Summary: Alleged inventor did not prove inventorship by clear and convincing evidence because he did not present credible testimony that could be corroborated.
Case: General Electric Company v. Wilkins, No. 2013-1170 (Fed. Cir. May 8, 2014) (precedential). On appeal from E.D.Cal. Before Lourie, Taranto, and Chen.
Procedural Posture: Appellant appealed decision that former employee failed to prove inventorship. CAFC affirmed.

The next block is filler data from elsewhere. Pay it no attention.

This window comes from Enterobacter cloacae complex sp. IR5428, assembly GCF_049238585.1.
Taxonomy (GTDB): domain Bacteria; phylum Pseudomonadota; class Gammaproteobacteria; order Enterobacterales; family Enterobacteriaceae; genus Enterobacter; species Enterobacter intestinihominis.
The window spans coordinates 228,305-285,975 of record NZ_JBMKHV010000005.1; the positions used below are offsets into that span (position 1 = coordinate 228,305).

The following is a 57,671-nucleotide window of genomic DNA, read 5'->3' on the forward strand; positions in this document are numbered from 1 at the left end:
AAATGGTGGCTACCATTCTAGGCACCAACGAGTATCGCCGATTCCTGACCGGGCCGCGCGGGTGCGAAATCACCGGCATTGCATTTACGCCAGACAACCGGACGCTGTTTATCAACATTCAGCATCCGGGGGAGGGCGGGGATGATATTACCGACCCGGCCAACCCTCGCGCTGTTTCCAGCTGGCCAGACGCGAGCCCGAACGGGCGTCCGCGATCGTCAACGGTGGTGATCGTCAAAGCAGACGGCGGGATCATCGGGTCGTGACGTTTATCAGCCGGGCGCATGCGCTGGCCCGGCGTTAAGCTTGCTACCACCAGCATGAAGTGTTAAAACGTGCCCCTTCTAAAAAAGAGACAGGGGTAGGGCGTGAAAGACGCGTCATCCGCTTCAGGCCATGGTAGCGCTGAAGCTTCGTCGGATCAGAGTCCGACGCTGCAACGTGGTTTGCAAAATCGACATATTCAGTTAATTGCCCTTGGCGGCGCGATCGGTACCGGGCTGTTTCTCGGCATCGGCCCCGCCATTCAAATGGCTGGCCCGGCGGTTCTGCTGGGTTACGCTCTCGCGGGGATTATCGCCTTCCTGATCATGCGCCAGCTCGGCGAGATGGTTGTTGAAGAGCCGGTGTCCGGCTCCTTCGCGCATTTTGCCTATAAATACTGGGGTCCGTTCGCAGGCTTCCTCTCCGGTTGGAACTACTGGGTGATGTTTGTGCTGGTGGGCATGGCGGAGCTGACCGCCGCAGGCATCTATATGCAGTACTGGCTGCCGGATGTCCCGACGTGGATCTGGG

- Inventorship: Wilkins, a former GE employee, was hired by Mitsubishi as a consultant in a litigation against GE. Wilkins asserted ownership as a co-inventor of the patent in suit. The court agreed with the district court’s findings that Wilkins was biased because he was a paid witness, was purposefully evasive to basic questions, and was impeached during cross-examination, thereby undermining his credibility. The court also agreed that documents of record did not verify Wilkins’ testimony. A co-inventor must make a contribution to the claimed invention that is not insignificant in quality when that contribution is measured against the dimension of the full invention, which Wilkins did not prove.